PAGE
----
Czerny Op 335 #5, 2 Versions
Like many of the studies of op 335 this one is in simple binary form and four-square structure, making it ready-made for ballet class...except for the 3/2 meter.
A teacher may set a combination in a very slow three with each beat subdivided, amounting to a 3/2, but that’s very rare; if you use this piece as written it will more likely be for a 6/4. And again, a 6/4 is rare in ballet class; it will almost certainly be counted as 3/4. Add to this, Czerny’s 3/2 meter is only occasionally evident (mm 6, 7...10?). So at the outset I treated #5 as a 3/4 and rebarred it accordingly. After some experiment I settled on 6/8 as the best way to make use of Czerny’s music.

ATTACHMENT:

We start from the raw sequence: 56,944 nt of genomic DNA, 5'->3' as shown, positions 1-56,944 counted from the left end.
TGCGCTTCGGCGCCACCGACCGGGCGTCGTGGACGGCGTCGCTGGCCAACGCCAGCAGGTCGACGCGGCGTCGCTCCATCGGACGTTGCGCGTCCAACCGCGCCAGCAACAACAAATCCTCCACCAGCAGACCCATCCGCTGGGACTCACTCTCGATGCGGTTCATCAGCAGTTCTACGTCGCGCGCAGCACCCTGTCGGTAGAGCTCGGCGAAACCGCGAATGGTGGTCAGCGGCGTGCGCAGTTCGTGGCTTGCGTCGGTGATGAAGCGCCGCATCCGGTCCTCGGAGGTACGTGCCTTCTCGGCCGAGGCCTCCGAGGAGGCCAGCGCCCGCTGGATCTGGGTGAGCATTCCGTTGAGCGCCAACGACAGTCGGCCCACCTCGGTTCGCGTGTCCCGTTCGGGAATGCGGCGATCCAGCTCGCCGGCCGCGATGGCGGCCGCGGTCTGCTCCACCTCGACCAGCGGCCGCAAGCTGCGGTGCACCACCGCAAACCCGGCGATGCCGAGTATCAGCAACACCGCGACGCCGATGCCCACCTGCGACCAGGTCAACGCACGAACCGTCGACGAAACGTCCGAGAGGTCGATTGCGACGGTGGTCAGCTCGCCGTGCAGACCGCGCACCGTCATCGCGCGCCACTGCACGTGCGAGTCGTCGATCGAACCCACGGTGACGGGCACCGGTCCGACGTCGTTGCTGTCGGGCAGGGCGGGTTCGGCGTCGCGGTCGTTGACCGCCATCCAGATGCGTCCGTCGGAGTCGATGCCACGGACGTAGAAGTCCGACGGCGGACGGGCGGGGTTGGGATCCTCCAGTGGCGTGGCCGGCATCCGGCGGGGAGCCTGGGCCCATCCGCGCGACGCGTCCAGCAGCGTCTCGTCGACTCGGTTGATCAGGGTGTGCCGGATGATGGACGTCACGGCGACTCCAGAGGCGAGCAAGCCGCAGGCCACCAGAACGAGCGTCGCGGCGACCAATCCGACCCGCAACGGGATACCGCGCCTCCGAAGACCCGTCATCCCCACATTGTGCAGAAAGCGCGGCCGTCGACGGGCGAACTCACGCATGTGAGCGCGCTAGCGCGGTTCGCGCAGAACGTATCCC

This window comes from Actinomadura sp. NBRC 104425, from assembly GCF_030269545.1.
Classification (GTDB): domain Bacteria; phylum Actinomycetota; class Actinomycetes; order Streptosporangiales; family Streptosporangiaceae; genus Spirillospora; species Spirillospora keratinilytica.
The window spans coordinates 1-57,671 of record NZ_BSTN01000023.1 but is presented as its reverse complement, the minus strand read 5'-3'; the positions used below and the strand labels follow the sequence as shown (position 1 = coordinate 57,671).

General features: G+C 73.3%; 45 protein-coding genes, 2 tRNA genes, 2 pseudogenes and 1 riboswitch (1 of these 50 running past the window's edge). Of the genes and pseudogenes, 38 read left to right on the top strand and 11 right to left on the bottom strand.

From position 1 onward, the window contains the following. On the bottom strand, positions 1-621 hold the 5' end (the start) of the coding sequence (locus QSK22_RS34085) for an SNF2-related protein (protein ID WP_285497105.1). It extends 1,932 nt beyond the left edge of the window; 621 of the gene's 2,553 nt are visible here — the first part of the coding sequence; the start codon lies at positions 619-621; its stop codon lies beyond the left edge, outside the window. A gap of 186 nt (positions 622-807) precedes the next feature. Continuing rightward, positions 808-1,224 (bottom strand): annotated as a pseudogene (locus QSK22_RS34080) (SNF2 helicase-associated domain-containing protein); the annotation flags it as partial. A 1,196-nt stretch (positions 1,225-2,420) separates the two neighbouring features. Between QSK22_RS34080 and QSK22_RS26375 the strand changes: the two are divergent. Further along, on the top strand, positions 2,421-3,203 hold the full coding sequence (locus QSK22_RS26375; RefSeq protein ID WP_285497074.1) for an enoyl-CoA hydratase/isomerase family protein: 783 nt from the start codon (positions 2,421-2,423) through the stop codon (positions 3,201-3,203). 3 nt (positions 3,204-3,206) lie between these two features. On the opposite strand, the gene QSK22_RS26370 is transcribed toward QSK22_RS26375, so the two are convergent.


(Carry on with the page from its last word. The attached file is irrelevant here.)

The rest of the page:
Op 335 #5, 1st Version: 6/8 adagio in 4-voice counterpoint, 8 sets of 8-count phrases
This is a performance of my 6/8 arrangament of #5, for which I provide a score. I’ve slowed Czerny’s tempo to a typical ballet class triple-time adagio. I want the fluently shifting harmonies and chordal polyphony to convey a character of quiet serenity, but I’ve introduced contrapuntal movement among the voices with dottings and syncopations to give that serenity some dynamism. In each measure I dot the strong beat in at least one voice to create a more propelled rhythm.
Op 335 #5, 2nd Version: gently flowing siciliano, 8 sets of 8-count phrases
This is a performance of my arrangement of #5 as a siciliano, and I supply a score. Czerny’s LH bass and tenor are used to create a typical arpeggiated accompaniment, and his RH soprano and alto make up the melody (with less counterpoint than in my 1st version). I’ve made the LH alternately legato and staccatto for color, and occasionally moved it to a lower register for the same reason. I’ve modified Czerny’s melodic lines for a smoother cantabile. I’ve kept Czerny’s metronome marking--a good tempo for a siciliano.